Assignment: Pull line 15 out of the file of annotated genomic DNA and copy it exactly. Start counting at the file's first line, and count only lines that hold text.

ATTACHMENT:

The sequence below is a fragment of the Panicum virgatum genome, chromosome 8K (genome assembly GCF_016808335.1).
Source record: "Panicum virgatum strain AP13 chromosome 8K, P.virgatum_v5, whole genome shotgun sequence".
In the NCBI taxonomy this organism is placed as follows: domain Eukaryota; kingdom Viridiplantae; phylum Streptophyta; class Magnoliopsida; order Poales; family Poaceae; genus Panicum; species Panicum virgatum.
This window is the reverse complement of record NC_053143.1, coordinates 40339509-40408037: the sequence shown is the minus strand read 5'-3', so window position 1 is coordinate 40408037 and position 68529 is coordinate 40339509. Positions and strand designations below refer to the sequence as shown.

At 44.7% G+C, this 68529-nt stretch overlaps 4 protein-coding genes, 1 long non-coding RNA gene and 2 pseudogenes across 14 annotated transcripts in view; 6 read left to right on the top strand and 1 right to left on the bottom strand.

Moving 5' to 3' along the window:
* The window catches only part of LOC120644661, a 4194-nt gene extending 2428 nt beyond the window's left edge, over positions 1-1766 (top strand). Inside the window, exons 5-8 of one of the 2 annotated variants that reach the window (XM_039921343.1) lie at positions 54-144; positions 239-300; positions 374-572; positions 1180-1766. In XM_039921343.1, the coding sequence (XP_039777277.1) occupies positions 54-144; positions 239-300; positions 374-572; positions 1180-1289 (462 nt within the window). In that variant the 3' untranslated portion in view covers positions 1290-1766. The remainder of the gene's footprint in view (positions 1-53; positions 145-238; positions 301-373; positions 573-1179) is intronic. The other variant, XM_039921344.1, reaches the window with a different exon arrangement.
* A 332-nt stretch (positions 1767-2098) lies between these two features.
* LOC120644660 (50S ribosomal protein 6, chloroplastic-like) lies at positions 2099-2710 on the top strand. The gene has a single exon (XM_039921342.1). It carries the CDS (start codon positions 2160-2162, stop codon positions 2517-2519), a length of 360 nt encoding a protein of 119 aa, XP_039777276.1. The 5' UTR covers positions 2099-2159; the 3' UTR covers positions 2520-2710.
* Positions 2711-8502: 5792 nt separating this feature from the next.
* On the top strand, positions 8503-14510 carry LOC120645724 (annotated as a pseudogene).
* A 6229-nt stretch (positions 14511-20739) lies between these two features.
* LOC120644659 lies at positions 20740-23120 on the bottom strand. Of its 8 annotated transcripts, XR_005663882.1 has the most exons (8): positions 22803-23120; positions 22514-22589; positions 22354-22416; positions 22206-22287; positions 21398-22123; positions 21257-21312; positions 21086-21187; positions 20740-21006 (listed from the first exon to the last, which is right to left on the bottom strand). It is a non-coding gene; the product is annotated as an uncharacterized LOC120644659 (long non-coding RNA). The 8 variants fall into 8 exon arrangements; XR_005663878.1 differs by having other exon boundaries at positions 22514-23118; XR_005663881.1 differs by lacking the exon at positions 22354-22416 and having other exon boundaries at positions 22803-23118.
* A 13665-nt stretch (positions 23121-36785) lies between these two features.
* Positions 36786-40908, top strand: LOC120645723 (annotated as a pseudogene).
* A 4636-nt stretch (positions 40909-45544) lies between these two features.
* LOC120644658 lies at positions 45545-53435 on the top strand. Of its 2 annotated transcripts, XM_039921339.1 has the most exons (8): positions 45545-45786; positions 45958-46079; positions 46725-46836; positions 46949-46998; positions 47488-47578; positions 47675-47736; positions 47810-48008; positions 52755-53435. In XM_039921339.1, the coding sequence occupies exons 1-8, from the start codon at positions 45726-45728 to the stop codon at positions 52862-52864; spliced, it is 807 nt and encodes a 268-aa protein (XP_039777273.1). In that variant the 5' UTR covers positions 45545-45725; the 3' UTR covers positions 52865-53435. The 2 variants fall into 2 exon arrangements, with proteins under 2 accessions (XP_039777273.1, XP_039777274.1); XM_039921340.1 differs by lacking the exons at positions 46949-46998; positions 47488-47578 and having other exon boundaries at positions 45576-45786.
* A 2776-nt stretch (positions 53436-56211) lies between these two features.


* Positions 36786-40908, top strand: LOC120645723 (annotated as a pseudogene).